Skype interviews are becoming increasingly common and they do have some advantages – you don’t need to spend time travelling to an employer’s offices, and you can be interviewed from the comfort of your own home. Unlike a pre-recorded video interview, a Skype interview allows you to talk live to a real person, preserving the human interaction which is so important in a face-to-face interview.
However, they can also be stressful: you might find that you’re worrying about the possibility of internet connection problems rather than focusing on the questions, and reading the social cues and body language of your interviewer can be much more difficult over video.
Preparing for a Skype interview should be different in certain ways from the preparation you would do for an in-person interview; focused preparation can help you to deal with the specific challenges that video interviews pose.
- Download Skype well before the date of the interview. Practice using it if you’re not already familiar with how it works. Make sure that your Skype name and photograph are professional.
- Practice answering questions on video: ask a friend or family member to log on to Skype, ask you interview questions and give you honest and critical feedback on your answers and body language. Ask them to tell you if you are fidgeting too much, if you’re audible and if you come across as engaged and interested. Practicing on video will familiarise you with the process and help it to feel less strange on the day. You might even want to record yourself so that you can review your own performance and identify areas for improvement. It is a good idea to try and have the practice interview at the same time of day as the real interview will be, so that you can check the lighting – you want to avoid being in a location which is either too bright or too dark.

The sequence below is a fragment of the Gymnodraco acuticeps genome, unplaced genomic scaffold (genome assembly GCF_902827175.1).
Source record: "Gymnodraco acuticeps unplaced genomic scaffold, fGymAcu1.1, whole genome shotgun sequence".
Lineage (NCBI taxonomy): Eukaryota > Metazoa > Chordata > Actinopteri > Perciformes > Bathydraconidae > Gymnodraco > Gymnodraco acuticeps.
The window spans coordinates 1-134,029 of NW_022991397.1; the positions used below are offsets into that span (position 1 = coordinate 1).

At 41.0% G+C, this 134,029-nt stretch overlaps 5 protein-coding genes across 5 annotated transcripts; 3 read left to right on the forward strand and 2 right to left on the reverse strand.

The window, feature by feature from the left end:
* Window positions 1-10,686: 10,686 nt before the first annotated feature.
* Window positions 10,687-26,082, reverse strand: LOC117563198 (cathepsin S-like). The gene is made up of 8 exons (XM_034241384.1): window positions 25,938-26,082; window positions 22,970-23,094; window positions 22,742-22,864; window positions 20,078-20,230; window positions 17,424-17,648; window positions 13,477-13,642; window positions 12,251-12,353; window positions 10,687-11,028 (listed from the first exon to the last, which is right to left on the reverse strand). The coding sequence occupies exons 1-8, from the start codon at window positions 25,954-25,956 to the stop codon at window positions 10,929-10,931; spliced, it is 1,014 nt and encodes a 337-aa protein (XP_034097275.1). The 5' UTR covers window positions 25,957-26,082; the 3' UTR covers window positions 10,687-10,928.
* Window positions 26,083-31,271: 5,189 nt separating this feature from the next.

- It can sometimes be difficult to make eye-contact on Skype – you need to look into the camera, not into the screen – so, during your practice interview, ask your friendly interviewer if you are looking directly at them and adjust as necessary. You might need to put your computer on a pile of books to make it easier to look straight into the camera. Avoid looking at the image of yourself which appears in the bottom right of the screen. This image can be very distracting, so you might want to turn it off using settings.
- An advantage of a Skype interview is the possibility to refer discreetly to notes. However, you need to be careful about how you do this. Reading pre-prepared answers from a piece of paper will look stilted and unnatural and may suggest that you’re not confident in your responses. Instead of a script, have a list of bullet points outlining topics you want to mention – perhaps attached to the wall behind your computer – which you can glance at quickly to help your memory. Practice doing this beforehand on video so that you can check if you’re able to refer to it inconspicuously.
- Think about what you’re going to wear. Dress appropriately formally, the way you would for an in-person interview. Wear your interview outfit when you do your practice with a friend, so they can tell you how it looks on screen – video can distort colours and patterns.
- Decide ahead of time where the interview will take place. You’ll need a quiet room so make sure that your housemates or familyknow when your interview will be, and don’t decide to interrupt you or vacuum or play loud music. You should also make sure that the background which the interviewer will see when you’re on screen is professional – remove any piles of laundry, wine glasses or distracting posters in shot.
- On the day make sure that you log in to Skype early to iron out any technical problems. Plug your computer in, so that it doesn’t run out of battery. Close any tabs which produce audible notifications, like Facebook or Gmail. If anything goes wrong during the interview, don’t panic! Remain calm and take sensible steps to resolve the problem. Your interviewer will understand that technology sometimes fails, so use any problems as an opportunity to demonstrate your resilience.
- Don’t sit too close to the computer; your shoulders and upper body should be visible to the interviewer, as body language is a crucial part of communication.
- When you’re at home and feel comfortable, it can be easy to forget that you’re still facing a formal interview. Make sure that you sit up straight and speak clearly.
- Be careful not to interrupt the interviewer – sometimes there is a time lag on Skype, so make sure that they have definitely finished speaking before you respond.
If you’ve taken a Skype interview and have any further tips you’d like to share, or if you’d like to blog about your interview experience, why not get in touch? Email firstname.lastname@example.org